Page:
For example, student table has homeNumber attribute in which we need to enter each student’s home phone number. If we do not have a student’s number we can put it as NULL.

2.Attribute does not apply to this tuple

For example, if we have officeNumber attribute for the student_lecturer table. When inserting student data, officeNumber does not apply to student. Therefore, we can put NULL there.

Relational Model Constraints

We have three relational model constraints: inherent model-based constraints (implicit constraints), schema-based constraints (explicit constraints) and application-based constraints (business rules).

1. Inherent model-based constraints

For example, a relation can not have duplicate tuples.

2. Schema-based constraints

We specify constraints directly to the relational schemas using DDL (Data Definition Language). Schema-based constraints include four constraints.

They are domain constraints, key constraints, constraints on NULL, entity integrity constraints, and referential integrity constraints.

Referential integrity constraints are specified for two relations while others are for single relations.

I. Domain constraints

Domain constraints specify that each tuple must contain atomic values.

II. Key constraints

uniqueness constraint is specified by superkey: two different tuples in a relation can not have the same value for superkey. Every relation, we’ll have at least one superkey: a set of all the attributes.

Because of superkey’s uniqueness constraint, it uniquely identifies each tuple in a relation.

A key/ super key should maintain its uniqueness when we insert new tuples in a relation. For example, we can not take name attribute as a key in a student relation. Because over time, there will be a situation of more than a student having the same name.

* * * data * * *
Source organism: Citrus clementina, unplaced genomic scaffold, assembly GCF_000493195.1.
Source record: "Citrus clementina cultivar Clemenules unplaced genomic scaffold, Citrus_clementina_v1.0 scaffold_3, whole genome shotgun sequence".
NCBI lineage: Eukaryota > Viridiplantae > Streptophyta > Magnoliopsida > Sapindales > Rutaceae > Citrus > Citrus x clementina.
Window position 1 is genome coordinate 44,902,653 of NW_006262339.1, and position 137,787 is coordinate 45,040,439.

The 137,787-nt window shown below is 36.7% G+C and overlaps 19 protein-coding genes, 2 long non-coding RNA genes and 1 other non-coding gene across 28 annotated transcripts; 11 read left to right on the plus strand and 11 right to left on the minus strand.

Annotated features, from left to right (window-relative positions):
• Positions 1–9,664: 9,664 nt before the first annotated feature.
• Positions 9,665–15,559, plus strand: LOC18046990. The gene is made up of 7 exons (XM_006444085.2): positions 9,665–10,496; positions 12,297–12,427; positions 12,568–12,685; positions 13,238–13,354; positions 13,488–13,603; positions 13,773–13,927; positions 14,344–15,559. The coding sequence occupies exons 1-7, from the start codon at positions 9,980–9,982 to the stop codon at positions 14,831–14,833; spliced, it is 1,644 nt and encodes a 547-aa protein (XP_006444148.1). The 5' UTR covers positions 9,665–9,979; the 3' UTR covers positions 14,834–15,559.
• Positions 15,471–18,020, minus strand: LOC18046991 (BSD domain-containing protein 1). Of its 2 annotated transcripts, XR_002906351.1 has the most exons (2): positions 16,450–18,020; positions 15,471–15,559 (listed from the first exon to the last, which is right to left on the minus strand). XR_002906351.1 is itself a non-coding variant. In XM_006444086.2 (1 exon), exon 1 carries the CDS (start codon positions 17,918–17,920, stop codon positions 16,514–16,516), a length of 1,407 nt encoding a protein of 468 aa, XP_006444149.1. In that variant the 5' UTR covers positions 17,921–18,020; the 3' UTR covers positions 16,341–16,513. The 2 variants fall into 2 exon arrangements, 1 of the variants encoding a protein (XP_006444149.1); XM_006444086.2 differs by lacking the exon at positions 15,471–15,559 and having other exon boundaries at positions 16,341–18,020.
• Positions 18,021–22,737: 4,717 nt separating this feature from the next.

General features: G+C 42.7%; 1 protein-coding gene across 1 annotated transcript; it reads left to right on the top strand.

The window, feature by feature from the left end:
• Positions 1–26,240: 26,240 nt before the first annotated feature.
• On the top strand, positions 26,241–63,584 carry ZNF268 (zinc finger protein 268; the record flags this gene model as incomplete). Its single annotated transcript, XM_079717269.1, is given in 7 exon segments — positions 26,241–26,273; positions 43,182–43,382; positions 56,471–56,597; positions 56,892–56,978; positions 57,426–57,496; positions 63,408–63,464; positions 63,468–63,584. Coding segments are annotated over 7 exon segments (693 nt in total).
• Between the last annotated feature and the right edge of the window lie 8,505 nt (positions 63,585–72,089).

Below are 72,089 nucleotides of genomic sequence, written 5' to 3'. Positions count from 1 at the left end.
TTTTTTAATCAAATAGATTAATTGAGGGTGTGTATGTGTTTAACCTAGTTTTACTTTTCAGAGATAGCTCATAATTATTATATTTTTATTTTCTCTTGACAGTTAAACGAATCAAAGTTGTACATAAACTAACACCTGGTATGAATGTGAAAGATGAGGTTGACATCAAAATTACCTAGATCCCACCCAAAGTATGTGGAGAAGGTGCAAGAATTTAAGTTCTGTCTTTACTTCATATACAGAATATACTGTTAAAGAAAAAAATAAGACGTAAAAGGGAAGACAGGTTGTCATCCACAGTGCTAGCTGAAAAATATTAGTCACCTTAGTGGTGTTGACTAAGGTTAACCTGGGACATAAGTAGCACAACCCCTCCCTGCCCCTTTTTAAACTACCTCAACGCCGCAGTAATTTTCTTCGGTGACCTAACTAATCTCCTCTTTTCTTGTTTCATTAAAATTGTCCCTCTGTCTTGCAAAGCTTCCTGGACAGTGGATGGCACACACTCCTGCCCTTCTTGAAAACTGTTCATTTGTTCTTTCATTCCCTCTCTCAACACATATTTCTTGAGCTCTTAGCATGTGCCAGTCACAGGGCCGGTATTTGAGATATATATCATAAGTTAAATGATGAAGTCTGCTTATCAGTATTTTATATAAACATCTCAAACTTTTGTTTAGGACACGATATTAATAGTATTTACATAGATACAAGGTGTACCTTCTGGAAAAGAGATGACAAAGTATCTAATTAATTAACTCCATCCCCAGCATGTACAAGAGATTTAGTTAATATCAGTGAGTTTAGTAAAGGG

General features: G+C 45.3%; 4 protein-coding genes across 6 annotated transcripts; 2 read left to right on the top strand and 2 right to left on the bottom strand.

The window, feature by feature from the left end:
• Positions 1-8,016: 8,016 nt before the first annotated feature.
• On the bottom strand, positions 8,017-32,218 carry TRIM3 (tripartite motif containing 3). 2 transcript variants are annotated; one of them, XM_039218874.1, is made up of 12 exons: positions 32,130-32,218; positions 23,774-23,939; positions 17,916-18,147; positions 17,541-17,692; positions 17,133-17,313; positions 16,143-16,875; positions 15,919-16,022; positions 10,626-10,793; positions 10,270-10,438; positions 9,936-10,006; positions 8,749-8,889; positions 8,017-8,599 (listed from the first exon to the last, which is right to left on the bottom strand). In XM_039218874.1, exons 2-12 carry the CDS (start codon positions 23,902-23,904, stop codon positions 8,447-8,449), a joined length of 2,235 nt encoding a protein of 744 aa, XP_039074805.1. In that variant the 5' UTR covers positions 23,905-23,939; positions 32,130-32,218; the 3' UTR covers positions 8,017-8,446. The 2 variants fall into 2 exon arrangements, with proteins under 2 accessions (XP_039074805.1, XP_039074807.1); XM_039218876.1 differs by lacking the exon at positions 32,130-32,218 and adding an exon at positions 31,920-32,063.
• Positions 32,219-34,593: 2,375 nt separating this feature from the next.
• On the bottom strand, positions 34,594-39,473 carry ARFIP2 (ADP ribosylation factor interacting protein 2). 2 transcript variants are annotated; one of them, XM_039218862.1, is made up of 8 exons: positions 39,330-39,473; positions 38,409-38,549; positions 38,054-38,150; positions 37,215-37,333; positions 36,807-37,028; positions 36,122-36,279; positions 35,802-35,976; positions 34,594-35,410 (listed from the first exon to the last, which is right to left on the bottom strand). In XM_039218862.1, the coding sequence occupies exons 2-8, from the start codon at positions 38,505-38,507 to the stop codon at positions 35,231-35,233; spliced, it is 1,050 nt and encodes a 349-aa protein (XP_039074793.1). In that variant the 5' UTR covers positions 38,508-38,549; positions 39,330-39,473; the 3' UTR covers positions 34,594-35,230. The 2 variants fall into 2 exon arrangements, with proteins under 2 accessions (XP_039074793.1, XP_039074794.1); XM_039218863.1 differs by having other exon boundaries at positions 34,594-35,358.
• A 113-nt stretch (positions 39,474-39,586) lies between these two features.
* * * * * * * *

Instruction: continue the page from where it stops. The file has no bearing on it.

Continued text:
III. Constraints on NULL

We can specify whether an attribute can have NULL or not using this constraint. For example, if we do not want a NULL value for the student’s name then we can specify and constraint it using NOT NULL.

IV. Entity integrity constraint

This constraint specifies that a primary key can not contain NULL values. Primary keys are used to identify each tuple uniquely. If more than a tuple contain NULL as their primary key then it is difficult to identify those tuples uniquely.

V. Referential integrity constraint

The referential integrity constraint is specified between two relations. It helps us to maintain consistency among the tuples in those two relations.

It references a tuple in one relation to an existing tuple in another relation via foreign key.

Child table: table which contains the foreign key.

3. Application-based constraints (business rules)

We specify constraints to the relational schemas using application programs.

For example, in a student table, we can specify our business rules such as students should not have age more than 19. Student can not have a phone number more than 10 digits.

NOTE: Data dependencies are also considered as constraints. It contains functional and multivalued dependencies. These two are used in normalization. Normalization helps us to maintain the database from redundancy, and insertion, update, deletion anomalies.


We have seen some of the main concepts of the relational data model and relational model constraints.

I followed Fundamentals of Database Systems (6th Edition) book by Ramez Elmasri and Shamkant B. Navathe.

I strongly encourage you to read this book.

Thank you!